17 August 2020 | ofumalow
High altitude at Balkan sea level
This energetic absurdist miniature mixes political allegory, counterculturedom, spy melodrama, street theater (albeit on the beach), even bursting into song and an avant-garde dance interlude. Hippies on an island agitate for its independence as a revolutionary state as a journalist and his girlfriend are visiting to cover a political summit; sympathetic towards the rebels, the protagonists get targeted by the heavy-handed forces of conformity.
It's hard to imagine this movie getting made anywhere but Yugoslavia so soon after the events of 1968, even though the subversive content here isn't much more specific a critique than, say, "Duck Soup." (Which nonetheless got famously banned by Mussolini.)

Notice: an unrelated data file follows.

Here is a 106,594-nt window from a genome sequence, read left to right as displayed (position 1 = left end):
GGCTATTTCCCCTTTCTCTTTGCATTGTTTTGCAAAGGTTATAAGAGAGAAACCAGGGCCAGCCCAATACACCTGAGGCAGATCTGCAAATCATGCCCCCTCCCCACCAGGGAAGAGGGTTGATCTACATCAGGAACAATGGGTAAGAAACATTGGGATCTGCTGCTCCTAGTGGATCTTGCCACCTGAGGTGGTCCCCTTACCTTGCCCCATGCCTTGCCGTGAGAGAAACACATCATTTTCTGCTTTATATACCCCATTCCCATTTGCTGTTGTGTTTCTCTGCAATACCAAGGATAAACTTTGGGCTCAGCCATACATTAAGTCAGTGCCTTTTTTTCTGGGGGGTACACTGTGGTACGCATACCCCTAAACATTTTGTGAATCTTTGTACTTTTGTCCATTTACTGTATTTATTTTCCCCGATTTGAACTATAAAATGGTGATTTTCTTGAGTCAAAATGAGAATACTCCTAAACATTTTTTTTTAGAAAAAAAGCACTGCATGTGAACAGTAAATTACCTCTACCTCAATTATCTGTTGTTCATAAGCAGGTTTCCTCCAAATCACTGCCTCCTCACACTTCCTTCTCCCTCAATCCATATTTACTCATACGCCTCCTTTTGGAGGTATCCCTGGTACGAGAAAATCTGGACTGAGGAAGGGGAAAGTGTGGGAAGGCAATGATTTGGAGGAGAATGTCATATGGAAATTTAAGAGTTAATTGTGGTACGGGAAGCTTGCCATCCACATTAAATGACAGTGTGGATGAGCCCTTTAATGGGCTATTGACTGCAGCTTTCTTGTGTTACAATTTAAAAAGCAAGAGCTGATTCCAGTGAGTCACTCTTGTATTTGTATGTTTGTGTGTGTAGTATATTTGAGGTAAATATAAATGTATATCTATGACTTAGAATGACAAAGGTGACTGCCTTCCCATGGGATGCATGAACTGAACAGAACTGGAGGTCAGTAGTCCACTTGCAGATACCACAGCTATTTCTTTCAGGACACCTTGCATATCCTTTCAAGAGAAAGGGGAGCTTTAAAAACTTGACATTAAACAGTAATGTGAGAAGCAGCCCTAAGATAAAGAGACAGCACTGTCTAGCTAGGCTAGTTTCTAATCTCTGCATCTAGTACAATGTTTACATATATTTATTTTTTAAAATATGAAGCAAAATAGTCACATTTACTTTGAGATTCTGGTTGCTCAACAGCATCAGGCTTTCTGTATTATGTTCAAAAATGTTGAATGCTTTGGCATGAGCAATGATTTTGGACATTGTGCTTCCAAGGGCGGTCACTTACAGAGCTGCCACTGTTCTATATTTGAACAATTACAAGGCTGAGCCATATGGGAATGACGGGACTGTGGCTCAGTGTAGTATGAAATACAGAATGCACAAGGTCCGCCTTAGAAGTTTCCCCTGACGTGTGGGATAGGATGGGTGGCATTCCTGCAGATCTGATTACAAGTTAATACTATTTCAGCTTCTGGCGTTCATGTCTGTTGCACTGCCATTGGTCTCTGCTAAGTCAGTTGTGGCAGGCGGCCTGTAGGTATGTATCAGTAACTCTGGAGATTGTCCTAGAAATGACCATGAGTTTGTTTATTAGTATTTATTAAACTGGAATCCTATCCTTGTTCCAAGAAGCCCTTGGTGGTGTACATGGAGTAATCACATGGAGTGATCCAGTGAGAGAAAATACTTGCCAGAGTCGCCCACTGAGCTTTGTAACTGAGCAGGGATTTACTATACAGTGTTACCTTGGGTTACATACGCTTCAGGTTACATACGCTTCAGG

The film's more outre stylistic and plot elements seem a bit constricted by its B&W photography, which cry for garish (even psychedelic) color. You might consider its political satire as being in the same general arena as "The President's Analyst" (which definitely made good use of color photography), and it has the same kind of parodic yet deadpan attitude towards hippies, "the establishment," and the genre (espionage, romance, etc.) conventions it uses none-too-earnestly. It's a movie that doesn't quite blast off into greatness, but it has a lot of esprit, and a real commitment to its particular set of idiosyncrasies.